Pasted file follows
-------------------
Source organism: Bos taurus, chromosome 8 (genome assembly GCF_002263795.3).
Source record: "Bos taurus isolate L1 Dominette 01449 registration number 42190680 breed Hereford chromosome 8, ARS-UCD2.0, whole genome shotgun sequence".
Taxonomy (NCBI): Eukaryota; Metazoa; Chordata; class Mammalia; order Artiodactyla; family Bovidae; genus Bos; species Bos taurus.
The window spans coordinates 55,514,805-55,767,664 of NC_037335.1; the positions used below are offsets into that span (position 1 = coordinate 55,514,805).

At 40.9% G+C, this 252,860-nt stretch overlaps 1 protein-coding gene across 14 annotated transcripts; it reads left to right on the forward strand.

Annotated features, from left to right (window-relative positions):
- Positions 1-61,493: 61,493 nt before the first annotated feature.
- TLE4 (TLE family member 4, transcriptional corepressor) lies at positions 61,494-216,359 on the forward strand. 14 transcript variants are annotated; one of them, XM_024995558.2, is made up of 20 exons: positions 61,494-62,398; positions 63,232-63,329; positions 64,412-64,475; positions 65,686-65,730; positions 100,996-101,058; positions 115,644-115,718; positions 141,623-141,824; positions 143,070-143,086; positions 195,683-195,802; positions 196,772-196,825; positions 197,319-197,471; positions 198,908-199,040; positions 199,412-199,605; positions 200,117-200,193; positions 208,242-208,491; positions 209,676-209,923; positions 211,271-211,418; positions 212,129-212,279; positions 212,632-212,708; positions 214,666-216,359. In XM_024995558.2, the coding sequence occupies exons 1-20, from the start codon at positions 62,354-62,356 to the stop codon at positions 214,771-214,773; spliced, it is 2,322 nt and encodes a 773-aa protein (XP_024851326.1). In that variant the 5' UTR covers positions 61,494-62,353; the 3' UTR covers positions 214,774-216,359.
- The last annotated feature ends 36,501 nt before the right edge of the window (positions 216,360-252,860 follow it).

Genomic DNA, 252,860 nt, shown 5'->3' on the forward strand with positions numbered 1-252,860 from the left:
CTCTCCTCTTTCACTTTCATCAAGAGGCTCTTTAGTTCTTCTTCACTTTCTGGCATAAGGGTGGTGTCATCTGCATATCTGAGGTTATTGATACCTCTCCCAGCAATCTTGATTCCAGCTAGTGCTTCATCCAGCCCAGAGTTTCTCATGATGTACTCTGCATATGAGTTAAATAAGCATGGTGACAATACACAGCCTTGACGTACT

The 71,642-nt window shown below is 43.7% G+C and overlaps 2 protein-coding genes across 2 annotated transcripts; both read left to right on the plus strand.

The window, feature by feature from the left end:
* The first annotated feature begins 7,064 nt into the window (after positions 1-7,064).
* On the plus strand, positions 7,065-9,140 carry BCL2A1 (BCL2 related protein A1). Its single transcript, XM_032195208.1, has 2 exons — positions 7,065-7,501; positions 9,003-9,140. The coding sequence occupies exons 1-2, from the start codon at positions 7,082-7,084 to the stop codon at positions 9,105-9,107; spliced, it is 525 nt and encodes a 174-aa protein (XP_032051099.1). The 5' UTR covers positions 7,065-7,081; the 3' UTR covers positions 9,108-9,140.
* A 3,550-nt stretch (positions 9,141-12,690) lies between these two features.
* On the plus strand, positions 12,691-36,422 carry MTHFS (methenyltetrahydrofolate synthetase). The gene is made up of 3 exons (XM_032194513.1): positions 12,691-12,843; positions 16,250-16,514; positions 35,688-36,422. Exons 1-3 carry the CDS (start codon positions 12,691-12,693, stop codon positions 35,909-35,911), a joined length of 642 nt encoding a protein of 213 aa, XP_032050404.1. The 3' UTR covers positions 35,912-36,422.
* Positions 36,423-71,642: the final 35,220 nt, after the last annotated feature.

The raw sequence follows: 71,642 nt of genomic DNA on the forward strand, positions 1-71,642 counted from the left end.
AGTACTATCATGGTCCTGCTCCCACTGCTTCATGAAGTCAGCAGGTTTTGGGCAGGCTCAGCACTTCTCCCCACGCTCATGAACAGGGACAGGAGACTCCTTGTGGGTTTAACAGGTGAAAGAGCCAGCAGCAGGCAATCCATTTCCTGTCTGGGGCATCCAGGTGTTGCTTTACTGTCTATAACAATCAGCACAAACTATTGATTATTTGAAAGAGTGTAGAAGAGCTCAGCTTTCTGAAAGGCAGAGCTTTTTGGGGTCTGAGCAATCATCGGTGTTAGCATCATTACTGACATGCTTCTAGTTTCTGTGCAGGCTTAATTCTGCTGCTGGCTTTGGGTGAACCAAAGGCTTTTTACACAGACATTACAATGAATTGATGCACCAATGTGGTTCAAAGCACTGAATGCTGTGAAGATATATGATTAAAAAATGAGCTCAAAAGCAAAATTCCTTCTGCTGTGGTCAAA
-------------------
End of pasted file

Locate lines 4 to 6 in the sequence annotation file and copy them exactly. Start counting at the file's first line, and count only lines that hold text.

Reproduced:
The window spans coordinates 55,514,805-55,767,664 of NC_037335.1; the positions used below are offsets into that span (position 1 = coordinate 55,514,805).

At 40.9% G+C, this 252,860-nt stretch overlaps 1 protein-coding gene across 14 annotated transcripts; it reads left to right on the forward strand.

Annotated features, from left to right (window-relative positions):